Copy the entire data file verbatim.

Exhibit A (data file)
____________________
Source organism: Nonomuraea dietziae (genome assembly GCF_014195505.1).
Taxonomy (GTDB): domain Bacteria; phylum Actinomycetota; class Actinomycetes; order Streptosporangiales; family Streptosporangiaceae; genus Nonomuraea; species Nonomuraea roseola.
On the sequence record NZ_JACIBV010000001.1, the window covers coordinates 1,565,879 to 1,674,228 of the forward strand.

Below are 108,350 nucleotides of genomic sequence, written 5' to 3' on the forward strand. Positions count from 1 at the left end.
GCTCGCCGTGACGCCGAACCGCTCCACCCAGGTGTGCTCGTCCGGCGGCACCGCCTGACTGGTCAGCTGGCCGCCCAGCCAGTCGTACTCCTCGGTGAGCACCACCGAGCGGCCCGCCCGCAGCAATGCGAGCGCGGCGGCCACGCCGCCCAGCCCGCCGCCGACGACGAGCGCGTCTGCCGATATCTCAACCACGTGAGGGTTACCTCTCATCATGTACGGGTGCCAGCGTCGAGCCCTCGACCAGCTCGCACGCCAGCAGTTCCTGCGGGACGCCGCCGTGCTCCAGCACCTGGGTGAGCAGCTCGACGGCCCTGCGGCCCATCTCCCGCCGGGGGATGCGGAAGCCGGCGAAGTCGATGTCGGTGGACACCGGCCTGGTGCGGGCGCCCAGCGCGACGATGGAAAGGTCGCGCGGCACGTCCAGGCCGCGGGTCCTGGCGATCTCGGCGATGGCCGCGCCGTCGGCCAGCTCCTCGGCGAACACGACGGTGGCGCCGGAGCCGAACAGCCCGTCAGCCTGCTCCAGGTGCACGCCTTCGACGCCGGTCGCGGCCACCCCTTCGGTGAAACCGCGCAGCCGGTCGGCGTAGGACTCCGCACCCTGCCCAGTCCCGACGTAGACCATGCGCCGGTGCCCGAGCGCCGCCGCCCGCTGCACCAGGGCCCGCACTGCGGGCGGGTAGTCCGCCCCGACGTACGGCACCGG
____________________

Source organism: Nonomuraea dietziae (genome assembly GCF_014195505.1).
Taxonomy (GTDB): domain Bacteria; phylum Actinomycetota; class Actinomycetes; order Streptosporangiales; family Streptosporangiaceae; genus Nonomuraea; species Nonomuraea roseola.
On the sequence record NZ_JACIBV010000001.1, the window covers coordinates 1,565,879 to 1,674,228 of the forward strand.

Below are 108,350 nucleotides of genomic sequence, written 5' to 3' on the forward strand. Positions count from 1 at the left end.
GCTCGCCGTGACGCCGAACCGCTCCACCCAGGTGTGCTCGTCCGGCGGCACCGCCTGACTGGTCAGCTGGCCGCCCAGCCAGTCGTACTCCTCGGTGAGCACCACCGAGCGGCCCGCCCGCAGCAATGCGAGCGCGGCGGCCACGCCGCCCAGCCCGCCGCCGACGACGAGCGCGTCTGCCGATATCTCAACCACGTGAGGGTTACCTCTCATCATGTACGGGTGCCAGCGTCGAGCCCTCGACCAGCTCGCACGCCAGCAGTTCCTGCGGGACGCCGCCGTGCTCCAGCACCTGGGTGAGCAGCTCGACGGCCCTGCGGCCCATCTCCCGCCGGGGGATGCGGAAGCCGGCGAAGTCGATGTCGGTGGACACCGGCCTGGTGCGGGCGCCCAGCGCGACGATGGAAAGGTCGCGCGGCACGTCCAGGCCGCGGGTCCTGGCGATCTCGGCGATGGCCGCGCCGTCGGCCAGCTCCTCGGCGAACACGACGGTGGCGCCGGAGCCGAACAGCCCGTCAGCCTGCTCCAGGTGCACGCCTTCGACGCCGGTCGCGGCCACCCCTTCGGTGAAACCGCGCAGCCGGTCGGCGTAGGACTCCGCACCCTGCCCAGTCCCGACGTAGACCATGCGCCGGTGCCCGAGCGCCGCCGCCCGCTGCACCAGGGCCCGCACTGCGGGCGGGTAGTCCGCCCCGACGTACGGCACCGG